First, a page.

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  • The use of learning analytics (LA) in real-world educational applications is growing very fast as academic institutions realize the positive potential that is possible if LA is integrated in decision making. Education in schools on public health need to evolve in response to the new knowledge and th...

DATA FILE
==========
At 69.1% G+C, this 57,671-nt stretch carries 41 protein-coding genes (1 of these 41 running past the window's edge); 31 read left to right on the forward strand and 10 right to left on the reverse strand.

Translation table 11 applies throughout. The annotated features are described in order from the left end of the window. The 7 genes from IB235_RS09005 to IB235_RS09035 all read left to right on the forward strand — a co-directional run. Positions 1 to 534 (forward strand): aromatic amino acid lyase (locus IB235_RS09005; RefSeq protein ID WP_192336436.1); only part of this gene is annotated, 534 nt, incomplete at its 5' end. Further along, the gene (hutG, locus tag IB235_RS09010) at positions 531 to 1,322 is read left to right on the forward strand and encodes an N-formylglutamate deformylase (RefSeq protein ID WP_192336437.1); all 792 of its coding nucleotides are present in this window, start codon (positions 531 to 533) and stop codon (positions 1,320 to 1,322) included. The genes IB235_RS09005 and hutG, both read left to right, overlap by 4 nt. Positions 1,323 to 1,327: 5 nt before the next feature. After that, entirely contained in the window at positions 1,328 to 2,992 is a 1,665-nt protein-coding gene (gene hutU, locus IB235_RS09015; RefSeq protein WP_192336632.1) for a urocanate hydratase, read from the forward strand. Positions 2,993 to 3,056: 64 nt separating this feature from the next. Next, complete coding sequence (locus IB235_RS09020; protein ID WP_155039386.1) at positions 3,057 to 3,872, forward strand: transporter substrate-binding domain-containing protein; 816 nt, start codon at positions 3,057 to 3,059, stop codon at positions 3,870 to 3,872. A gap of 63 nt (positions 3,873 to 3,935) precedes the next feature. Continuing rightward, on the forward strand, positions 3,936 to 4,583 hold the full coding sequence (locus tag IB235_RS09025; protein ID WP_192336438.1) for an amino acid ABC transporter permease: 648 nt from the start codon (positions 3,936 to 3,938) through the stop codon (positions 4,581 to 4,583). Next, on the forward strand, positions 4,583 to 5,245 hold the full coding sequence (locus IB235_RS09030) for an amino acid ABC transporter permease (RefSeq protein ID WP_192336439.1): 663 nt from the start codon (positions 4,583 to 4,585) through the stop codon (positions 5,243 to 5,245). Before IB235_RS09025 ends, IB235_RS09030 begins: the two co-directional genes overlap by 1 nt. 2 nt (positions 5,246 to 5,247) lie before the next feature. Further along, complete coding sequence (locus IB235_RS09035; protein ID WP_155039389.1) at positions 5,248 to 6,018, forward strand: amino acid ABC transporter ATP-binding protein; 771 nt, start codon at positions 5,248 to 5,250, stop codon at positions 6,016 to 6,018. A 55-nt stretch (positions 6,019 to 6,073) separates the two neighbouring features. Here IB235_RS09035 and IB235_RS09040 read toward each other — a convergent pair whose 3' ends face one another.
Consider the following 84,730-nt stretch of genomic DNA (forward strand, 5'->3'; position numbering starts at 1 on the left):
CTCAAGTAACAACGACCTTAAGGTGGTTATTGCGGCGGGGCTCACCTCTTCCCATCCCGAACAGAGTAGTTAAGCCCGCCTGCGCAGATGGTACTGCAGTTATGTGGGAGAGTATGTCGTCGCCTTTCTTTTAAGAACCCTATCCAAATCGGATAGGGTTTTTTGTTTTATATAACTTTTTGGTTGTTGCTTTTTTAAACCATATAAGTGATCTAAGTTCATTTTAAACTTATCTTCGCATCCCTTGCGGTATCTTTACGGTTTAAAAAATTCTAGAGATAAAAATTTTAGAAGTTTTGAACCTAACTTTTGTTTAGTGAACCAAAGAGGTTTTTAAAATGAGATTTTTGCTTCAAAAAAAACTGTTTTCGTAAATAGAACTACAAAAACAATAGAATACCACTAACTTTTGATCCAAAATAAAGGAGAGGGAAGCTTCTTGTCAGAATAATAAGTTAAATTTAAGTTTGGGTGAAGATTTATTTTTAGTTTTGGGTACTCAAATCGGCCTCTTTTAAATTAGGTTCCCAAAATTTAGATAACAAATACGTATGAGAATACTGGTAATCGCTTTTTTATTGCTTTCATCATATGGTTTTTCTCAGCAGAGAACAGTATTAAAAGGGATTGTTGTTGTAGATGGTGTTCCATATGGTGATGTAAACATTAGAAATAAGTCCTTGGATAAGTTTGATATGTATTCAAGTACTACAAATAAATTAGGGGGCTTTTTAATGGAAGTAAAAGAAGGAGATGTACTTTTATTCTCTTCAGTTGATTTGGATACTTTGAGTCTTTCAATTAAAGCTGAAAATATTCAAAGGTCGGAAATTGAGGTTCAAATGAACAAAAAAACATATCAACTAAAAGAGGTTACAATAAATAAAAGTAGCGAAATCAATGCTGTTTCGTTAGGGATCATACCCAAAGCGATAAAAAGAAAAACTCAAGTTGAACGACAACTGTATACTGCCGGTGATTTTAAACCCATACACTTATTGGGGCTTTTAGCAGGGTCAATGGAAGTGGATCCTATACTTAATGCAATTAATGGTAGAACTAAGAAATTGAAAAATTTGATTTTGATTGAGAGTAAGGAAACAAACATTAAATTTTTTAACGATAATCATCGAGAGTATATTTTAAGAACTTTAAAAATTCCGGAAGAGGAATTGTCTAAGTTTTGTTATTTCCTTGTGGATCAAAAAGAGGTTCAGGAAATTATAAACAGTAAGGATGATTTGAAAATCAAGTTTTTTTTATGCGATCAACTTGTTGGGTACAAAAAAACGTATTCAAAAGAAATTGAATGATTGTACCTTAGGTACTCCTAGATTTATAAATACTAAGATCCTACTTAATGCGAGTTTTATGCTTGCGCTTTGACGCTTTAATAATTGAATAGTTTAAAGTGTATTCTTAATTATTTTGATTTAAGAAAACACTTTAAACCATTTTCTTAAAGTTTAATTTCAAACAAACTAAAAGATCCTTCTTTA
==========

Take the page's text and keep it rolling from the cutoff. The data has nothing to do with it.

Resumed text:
• Association Rule Mining by Aprior method has been one of the popular data mining techniques for decades, where knowledge in the form of item-association rules is harvested from a dataset. The quality of item-association rules nevertheless depends on the concentration of frequent items from the input dataset. When the dataset becomes large, the items are scattered far apart. It is known from previous literature that clustering helps produce some data groups which are concentrated with frequent items. Among all the data clusters generated by a clustering algorithm, there must be one or more clusters which contain suitable and frequent items. In turn, the association rules that are mined from such clusters would be assured of better qualities in terms of high confidence than those mined from the whole dataset. However, it is not known in advance which cluster is the suitable one until all the clusters are tried by association rule mining. It is time consuming if they were to be tested by brute-force. In this paper, a statistical property called prior probability is investigated with respect to selecting the best out of many clusters by a clustering algorithm as a pre-processing step before association rule mining. Experiment results indicate that there is correlation between prior probability of the best cluster and the relatively high quality of association rules generated from that cluster. The results are significant as it is possible to know which cluster should be best used for association rule mining instead of testing them all out exhaustively.